A year ago, we posted on an alternative Passover Seder at Georgetown Day School where we told the story of Egyptian author Ali Salem and his crossing of the desert in a beat-up old Soviet jalopy on a journey through Israel. This year, we’ve asked Andrea Barron–a friend, JCC neighbor, Peace Cafe stalwart, GMU professor, and Program Manager for International Affairs at The Washington Center for Internships and Academic Seminars, to tell us of another extraordinary Passover gathering between Muslims and Jews in our area. Here’s her article. (Comments welcome)
Every year Jews all over the world gather together to celebrate the ancient holiday of Passover, which commemorates the exodus of the Israelites from Egypt over 3,000 years ago and the universal desire for freedom. This year Barack Obama made history when for the first time, the president participated in a traditional Passover seder meal in the White House.
But just 25 miles from the White House, Washington area Jews and Muslims made their own kind of Passover history. On April 11th, the fourth night of Passover, over 30 Jews and Muslims and a few Christians came together to celebrate Passover at the All Dulles Area Muslim Society (ADAMS), a large mosque located in Sterling, Virginia.
The seder organizers –ADAMS Board Member Rizwan Jaka, Interfaith Director Farhanahz Ellis, and Andrea Barron from Washington Area Jews for Jewish-Muslim Understanding– said they wanted Muslims and Jews to build bridges of understanding and mutual respect at a time when the world was being polarized by extremists. Discussion was organized around this seder’s own Four Cups of Passover — Understanding, Respect, Justice and Peace – with a focus on the Israeli- Palestinian conflict and other current issues.
For Imam Mohamed Magid from ADAMS, the Seder was an example of the kind of interfaith dialogue the mosque seeks to promote. “I believe that the Seder’s message is a message for all humanity,” he said. “As Muslims, we commemorate when God freed the children of Israel from Pharaoh –the Seder is a way for us to appreciate the Jewish community.” Two years ago, after Iran held a conference denying the Holocaust, it was Imam Magid who organized an event at the U.S. Holocaust Memorial Museum where Muslim leaders honored the memory of Jews murdered by the Nazis.
The seder’s Jewish organizers were long-time activists for Israeli-Palestinian peace committed to security for Israel and a Palestinian state in the West Bank, Gaza and East Jerusalem based on the 1967 borders. The Muslim guests included Nihad Awad, executive director of CAIR (the Council on American–Islamic Relations), the largest Muslim organization in the U.S.; Hassan Al-Ibrahim, Vice-Chairman of the – Muslim Public Affairs Council; Omar Ashraf, Chair of the ADAMS Board; Ashraf Nubani, a Virginia-based attorney; and several African-American Muslims.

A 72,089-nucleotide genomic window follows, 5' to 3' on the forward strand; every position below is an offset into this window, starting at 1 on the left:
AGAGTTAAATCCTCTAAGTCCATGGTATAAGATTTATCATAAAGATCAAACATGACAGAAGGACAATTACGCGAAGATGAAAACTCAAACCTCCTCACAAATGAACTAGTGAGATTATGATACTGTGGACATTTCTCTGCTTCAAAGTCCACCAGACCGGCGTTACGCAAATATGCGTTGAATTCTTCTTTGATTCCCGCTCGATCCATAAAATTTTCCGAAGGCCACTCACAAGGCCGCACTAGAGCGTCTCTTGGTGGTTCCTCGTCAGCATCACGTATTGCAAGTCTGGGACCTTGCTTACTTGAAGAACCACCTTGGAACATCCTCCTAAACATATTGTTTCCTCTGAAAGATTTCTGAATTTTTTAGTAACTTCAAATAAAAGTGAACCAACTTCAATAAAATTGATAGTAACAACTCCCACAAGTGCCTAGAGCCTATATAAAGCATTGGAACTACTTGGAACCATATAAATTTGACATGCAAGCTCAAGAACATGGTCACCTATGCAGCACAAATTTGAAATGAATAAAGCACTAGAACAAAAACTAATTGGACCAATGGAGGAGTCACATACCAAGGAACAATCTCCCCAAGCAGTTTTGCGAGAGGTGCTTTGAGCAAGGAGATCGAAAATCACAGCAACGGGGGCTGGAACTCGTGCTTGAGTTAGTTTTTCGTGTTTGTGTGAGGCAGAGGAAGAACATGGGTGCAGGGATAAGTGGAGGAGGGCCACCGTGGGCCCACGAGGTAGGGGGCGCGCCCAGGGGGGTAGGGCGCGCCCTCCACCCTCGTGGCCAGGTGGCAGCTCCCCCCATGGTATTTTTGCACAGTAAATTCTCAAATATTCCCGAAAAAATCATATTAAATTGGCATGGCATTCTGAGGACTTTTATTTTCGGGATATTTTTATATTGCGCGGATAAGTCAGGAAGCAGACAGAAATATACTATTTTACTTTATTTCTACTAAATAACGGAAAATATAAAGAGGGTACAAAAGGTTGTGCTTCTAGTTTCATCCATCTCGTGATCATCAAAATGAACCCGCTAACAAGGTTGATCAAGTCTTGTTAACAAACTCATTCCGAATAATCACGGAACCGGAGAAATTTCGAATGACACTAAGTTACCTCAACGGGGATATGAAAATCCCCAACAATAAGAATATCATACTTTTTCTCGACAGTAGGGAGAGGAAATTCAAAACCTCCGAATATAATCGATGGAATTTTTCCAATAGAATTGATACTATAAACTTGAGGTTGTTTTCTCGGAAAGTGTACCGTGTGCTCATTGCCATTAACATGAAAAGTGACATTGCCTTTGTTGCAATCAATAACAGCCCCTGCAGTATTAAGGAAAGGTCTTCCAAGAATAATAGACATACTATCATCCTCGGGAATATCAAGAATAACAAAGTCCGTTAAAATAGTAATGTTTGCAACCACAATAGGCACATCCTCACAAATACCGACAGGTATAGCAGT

This was Nihad Awad’s second seder—in 2007 he attended one organized by the same group held at a private home in Washington, D.C. He remembers being “pleasantly surprised to meet American Jews who strongly believe and are attached to their faith, but also recognize Palestinian suffering.” Now, two years later, after dialoguing with a small group of Jewish activists and deep personal reflection, Awad says he has come to understand the Jewish narrative, and that listening to it does not invalidate his own. “In fact, as a Muslim leader in the United States, it is my responsibility to understand the Jewish narrative and discuss it with my community.”
Jews at the seder were impressed that Awad was trying to “break down his absolutes” about the Israeli-Palestinian conflict, just like some of them had done. Attorney Steve Silverberg explained what it had been like for him over 30 years ago. “Because of my deep emotional connection to Israel and the Jewish people, it was very difficult for me to accept the fact that the creation of Israel had displaced another people.”
Judith Lelchook, a social worker and doctoral student in health policy at the University of Maryland, was one of the Jews who engaged in the dialogue with Nihad Awad. Judith’s brother David was among the 43 Israeli civilians killed in the 2006 war with Hezbollah. He was a citrus farmer on Kibbutz Saar in northern Israel when a Hezbollah missile killed him. “David would have wanted me to be at this seder,” said Lelchook, “celebrating with Palestinians and Muslims dialoguing for peace.”
Ashraf Nubani, a Virginia-based lawyer and a Palestinian activist with an Islamic orientation, came to the Seder directly from Dulles Airport after spending a week at a conference in Khartoum organized by Sudanese students. “My wife was surprised when she picked me up from the airport and I told her we weren’t going home—we were going to a Passover Seder!”
Nubani explained how important it was for him to attend the Seder. “I wanted to show my Jewish-American friends that while we still might differ on a solution to the Israel-Palestine question, we could still sit down at the seder and talk about justice and peace.”
Andrea Barron directs seminars on the Arab-Israeli conflict for university students and teaches history at George Mason University in Fairfax, Virginia. She organized the first annual Jewish-Arab-Muslim Passover Seder at the Columbia@Crossroads Baptist Church in Falls Church, Virginia in 2002.